I have a fascination with maps. When my parents took us on our first trip to America’s West coast back in the 80’s, my brother and I spent weeks pouring over the Rand McNally road atlas we bought beforehand, working out the most exciting route for our month long adventure. Then I got into wine and remember buying my first wine book back in 1988. It was an old edition of The World Atlas of Wine by Hugh Johnson and to this day, many editions later, it is still my favourite wine book. Maps provide a context for me and allow me to fill in the images for myself. Maps create a familiarity to a place I’ve never been. And for those places I have been, the maps take me back to the memories, recreating travels and adventures, better than any picture can.
I imagine it was a similar fascination that drove Joseph Forrester when he created the first detailed map of the Douro Valley in Portugal. Joseph arrived in Portugal in 1831 to join his uncle who was a partner in a Port house. Although he got involved in the business initially, he ended up devoting himself to a comprehensive survey of the Douro Valley from the upper reaches near the Spanish border all the way down to the outflow into the Atlantic. This resulted in a map that was to be one of the most important works of its kind. Looking at the river today gives you some idea of the scale of the task that would have faced him, but the many tourist vessels, traveling up and down make it look rather sedate and much of the river has now been tamed by dams, ultimately as a result of Forrester’s work. In his day Forrester would have been traveling into the unknown and he and his team had to negotiate the wild rapids flowing through the huge canyon in handmade wooden boats. The Douro gave him his life’s work but also took his life when the boat he was traveling in was overwhelmed in one of the fearsome rapids. His body was never to be recovered.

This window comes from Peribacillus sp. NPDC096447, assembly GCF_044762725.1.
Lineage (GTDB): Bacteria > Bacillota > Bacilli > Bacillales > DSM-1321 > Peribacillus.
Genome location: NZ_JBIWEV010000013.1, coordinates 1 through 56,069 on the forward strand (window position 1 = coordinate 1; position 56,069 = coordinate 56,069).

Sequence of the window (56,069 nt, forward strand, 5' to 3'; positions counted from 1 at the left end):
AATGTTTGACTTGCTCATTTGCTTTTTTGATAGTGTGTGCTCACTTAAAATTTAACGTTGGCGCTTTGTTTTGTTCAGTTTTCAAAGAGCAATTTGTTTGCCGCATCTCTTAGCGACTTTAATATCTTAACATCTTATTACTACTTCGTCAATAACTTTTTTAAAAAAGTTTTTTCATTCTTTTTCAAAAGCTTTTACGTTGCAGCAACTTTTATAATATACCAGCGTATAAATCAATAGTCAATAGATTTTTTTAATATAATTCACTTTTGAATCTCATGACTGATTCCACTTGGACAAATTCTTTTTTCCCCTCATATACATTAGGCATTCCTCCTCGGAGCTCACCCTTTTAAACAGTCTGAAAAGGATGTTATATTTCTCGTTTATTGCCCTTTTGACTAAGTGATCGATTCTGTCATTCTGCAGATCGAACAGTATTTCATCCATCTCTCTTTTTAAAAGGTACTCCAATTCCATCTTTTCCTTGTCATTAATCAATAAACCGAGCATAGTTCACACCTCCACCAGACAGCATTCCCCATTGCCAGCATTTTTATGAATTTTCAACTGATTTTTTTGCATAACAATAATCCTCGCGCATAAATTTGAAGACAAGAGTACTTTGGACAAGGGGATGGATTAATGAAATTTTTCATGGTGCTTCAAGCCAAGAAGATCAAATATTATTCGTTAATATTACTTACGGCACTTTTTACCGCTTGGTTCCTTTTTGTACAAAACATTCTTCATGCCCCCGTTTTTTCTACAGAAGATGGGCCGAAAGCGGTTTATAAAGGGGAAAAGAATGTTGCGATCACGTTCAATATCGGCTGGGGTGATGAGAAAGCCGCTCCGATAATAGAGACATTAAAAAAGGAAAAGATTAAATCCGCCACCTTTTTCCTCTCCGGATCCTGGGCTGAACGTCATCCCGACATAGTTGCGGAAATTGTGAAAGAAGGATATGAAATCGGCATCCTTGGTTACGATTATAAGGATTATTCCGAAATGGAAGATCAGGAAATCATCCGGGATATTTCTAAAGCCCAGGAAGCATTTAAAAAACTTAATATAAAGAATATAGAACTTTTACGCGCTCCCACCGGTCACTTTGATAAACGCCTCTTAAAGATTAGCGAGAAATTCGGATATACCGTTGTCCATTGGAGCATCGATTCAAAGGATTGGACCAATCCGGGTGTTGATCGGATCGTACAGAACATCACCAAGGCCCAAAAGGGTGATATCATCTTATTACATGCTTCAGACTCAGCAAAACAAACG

As we travel high up in the Douro the map becomes a reality. We glimpse some of the history in the museum in Regua where the map hangs tucked away in a corner, as part of a larger exhibition of the historic Douro. And we get a feel for the river itself on a boat trip leaving from Pinhao, further upstream. I am in no doubt our experience is hugely different from Forrester’s. I ponder this as we sip sparkling wine aboard a small motorised vessel and take in the stunning views. But it is high above the river, walking through the Quinta da Boavista, it is easiest to step back in time. Forrester visited Boavista, until recently owned by Offley, the company his uncle was a partner in. As a winery it has fallen silent. But now this piece of Douro history is owned by Tony Smith, who is keen to breathe new life into its ancient walls. Lunch is served in the old ‘lagares’, the big stone throughs where in days gone past the vineyard workers would crush the grapes at harvest time with their bare feet. One of the more unusual places I’ve had the pleasure of having lunch. Tony already owns Quinta de Covela, located just outside the demarcated Douro Valley. Here he and winemaker Rui Cunha make Vinho Verde to die for from the local Avesso grape. Their efforts have been rewarded this week when they received the trophy for best viticulture from the Revista de Vinhos magazine. For now there is no wine at Quinta da Boavista but judging by Tony’s ambitions, this is going to be one Quinta to watch. Let’s just say he seems very keen to put it back on the map. I’m sure Joseph Forrester would have been pleased.